Prevalence, pattern and clinical correlates of dyslipidemia among cardiology outpatients in three reference hospitals of Yaoundé

Donald Njeunje Tchapmi (
Internal medicine, University of Yaounde I
June, 2017


Cardiovascular Diseases (CVD) are a major cause of morbidity and a leading contributor to mortality in both developed and developing countries. They have reached epidemic proportions in developing countries in recent decades. Dyslipidemia is a major modifiable cardiovascular risk factor for atherosclerosis and CVDs. With the change in lifestyle and feeding habits in developing countries, prevalence of dyslipidemia is constantly increasing. We conducted a study to determine the prevalence, pattern and clinical correlates of dyslipidemia in patients attending cardiology outpatient consultation in Yaounde, Cameroon.

It was a cross sectional hospital based analytic study, conducted in outpatient cardiology unit in 3 reference hospitals of Yaounde from December 2016 to May 2017. Patients who underwent a laboratory workup, including a lipid profile, during the study period were included. Sampling was consecutive. Every participant was thoroughly informed about the study; its highlights, benefits and ethical considerations. After that, a questionnaire was administered to collect data on socio-demographic characteristics, lifestyle and past medical history. A physical examination and measurement of anthropometric parameters were done.
Data was analysed using SPSS 23.0. The chi-square test, was used to evaluate association between qualitative variables. Odds ratio was used to assess the degree of association that could exist between variables. A Pearson or Spearman correlation test was used to evaluate association between quantitative variables. Threshold of statistical significance was set at a p-value of 0.05.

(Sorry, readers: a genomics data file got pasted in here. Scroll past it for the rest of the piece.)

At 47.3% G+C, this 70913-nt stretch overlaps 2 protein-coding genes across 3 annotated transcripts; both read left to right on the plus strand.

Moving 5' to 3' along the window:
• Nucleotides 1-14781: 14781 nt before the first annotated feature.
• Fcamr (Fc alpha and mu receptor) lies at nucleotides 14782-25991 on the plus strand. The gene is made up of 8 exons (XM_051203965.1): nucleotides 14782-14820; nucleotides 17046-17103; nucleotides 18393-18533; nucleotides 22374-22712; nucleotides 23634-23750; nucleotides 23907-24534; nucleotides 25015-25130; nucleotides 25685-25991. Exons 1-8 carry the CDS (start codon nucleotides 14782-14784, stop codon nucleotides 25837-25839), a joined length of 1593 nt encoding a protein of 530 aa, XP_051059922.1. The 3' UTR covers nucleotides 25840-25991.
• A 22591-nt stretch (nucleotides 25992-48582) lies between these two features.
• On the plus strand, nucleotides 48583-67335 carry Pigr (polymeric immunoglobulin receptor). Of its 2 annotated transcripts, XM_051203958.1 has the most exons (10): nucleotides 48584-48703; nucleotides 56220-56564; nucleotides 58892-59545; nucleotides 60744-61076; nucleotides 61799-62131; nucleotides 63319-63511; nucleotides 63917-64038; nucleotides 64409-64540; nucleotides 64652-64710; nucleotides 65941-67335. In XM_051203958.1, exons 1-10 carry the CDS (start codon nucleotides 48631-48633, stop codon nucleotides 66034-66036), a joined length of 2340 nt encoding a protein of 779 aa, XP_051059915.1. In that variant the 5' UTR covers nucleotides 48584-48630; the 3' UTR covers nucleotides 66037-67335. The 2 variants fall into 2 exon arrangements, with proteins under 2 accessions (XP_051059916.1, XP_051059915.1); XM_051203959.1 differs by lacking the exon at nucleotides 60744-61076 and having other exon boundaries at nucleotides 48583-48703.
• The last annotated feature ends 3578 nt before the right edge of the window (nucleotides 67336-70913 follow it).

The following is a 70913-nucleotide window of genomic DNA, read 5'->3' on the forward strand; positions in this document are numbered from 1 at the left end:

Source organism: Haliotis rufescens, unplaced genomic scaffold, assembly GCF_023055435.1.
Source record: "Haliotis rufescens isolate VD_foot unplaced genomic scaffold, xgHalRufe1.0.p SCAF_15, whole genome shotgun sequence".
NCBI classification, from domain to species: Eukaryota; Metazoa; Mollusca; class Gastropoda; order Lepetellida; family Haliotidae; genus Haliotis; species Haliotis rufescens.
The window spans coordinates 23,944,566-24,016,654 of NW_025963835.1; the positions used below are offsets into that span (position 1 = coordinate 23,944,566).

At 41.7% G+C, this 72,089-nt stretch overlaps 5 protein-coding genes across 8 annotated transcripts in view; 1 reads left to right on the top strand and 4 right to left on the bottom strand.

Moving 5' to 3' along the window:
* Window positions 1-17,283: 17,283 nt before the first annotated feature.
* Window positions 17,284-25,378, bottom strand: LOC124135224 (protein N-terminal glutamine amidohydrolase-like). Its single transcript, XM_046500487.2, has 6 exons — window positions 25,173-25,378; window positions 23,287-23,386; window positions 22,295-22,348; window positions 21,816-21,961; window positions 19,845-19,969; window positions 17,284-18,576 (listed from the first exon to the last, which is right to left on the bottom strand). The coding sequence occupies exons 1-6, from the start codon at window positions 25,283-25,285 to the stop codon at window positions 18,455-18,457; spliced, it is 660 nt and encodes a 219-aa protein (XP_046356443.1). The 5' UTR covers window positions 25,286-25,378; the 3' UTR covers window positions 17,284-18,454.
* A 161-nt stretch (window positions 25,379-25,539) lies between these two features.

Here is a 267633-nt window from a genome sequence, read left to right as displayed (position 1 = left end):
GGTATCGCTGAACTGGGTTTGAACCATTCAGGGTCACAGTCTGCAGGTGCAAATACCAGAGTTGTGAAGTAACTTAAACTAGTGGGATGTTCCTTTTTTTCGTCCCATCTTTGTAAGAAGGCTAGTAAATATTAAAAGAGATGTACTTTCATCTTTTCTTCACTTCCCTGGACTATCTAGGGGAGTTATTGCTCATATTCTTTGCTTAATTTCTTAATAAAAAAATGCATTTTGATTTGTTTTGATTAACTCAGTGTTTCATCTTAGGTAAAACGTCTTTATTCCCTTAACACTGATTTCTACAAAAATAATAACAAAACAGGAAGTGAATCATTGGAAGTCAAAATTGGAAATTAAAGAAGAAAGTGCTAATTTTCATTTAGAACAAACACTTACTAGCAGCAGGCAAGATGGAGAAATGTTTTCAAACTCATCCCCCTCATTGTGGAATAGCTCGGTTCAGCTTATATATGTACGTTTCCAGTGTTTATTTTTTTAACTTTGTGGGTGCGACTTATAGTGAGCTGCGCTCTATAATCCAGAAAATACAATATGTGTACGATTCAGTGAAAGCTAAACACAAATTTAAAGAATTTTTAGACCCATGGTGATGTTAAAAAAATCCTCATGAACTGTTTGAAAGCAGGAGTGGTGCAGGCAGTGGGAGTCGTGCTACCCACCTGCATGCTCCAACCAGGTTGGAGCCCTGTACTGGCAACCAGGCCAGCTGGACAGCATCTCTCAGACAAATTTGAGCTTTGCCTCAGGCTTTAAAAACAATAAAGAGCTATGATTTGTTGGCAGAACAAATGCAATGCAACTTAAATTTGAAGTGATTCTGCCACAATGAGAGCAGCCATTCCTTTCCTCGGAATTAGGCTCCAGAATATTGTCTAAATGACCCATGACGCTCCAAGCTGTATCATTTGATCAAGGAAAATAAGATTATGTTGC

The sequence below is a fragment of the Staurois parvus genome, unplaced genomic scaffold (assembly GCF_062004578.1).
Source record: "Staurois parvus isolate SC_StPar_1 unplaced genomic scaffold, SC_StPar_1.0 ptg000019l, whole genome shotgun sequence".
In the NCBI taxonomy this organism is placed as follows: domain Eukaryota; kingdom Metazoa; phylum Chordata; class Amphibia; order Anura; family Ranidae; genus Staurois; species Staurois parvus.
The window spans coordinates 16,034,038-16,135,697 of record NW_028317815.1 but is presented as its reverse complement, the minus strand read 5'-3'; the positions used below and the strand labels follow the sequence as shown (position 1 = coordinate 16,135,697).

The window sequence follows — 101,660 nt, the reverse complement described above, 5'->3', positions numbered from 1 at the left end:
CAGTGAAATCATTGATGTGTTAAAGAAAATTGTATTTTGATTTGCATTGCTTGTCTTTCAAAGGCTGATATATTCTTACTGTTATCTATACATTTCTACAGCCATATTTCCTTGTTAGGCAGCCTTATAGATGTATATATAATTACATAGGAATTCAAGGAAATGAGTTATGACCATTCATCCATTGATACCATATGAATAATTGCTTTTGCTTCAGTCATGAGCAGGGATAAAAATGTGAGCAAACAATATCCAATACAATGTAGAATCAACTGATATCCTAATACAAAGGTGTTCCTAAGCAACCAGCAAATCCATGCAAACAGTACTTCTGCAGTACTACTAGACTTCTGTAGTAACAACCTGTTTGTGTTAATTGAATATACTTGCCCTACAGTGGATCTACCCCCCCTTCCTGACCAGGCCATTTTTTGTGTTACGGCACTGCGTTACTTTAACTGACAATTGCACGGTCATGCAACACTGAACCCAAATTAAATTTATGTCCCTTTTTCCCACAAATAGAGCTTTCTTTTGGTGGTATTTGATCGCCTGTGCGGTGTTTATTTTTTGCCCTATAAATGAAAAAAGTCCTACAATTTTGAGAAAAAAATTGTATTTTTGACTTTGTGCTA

A total of 505 respondents were enrolled in our study. The mean age of the participants was 55.7±11.8 (range 28 - 98 years). The most represented age group was the age range 55-64 with 168 individuals (33.3%). Out of the 505 participants, 58.5% had hypertension, 32.5% had diabetes, 48.8% were obese and 2.8% were current smoker. A very high proportion (65.4%) had dyslipidemia. The most common lipid abnormality was high Total Cholesterol, TC (47.3%), followed by high Low Density Lipoprotein Cholesterol, LDL-C (41.6%), low High Density Lipoprotein Cholesterol, HDL-C (20.7%) and finally high triglycerides, TG (17.7%). The prevalence of dyslipidemia increased with age, with the highest prevalence within the 55 – 64 years age group, then decreased afterwards. People with diabetes only, hypertension only, and diabetes with hypertension had similar patterns with high TC followed by high LDL-C. Dyslipidemia was however more prevalent in patients with diabetes (72%). The prevalence of low HDL-C and values of atherogenic indices increased with increasing number of cardiovascular risk factors. Dyslipidemia was found to be independently associated with sex, age, diabetes, smoking and obesity.

The prevalence of dyslipidemia is high in our study population. With the most common disorders being high TC and high LDL-C. Many factors were associated with dyslipidemia, amongst which diabetes, smoking and obesity.
We recommend that clinicians should increase screening, detection, treatment and control of lipid disorders, especially in patients with several cardiovascular risk factors, and with diabetes and hypertension. Also, to emphasise on behavioural modifications including lifestyle changes in the prevention and treatment of lipid abnormalities.

Key words: sub-Saharan Africa, outpatient, dyslipidemia, prevalence.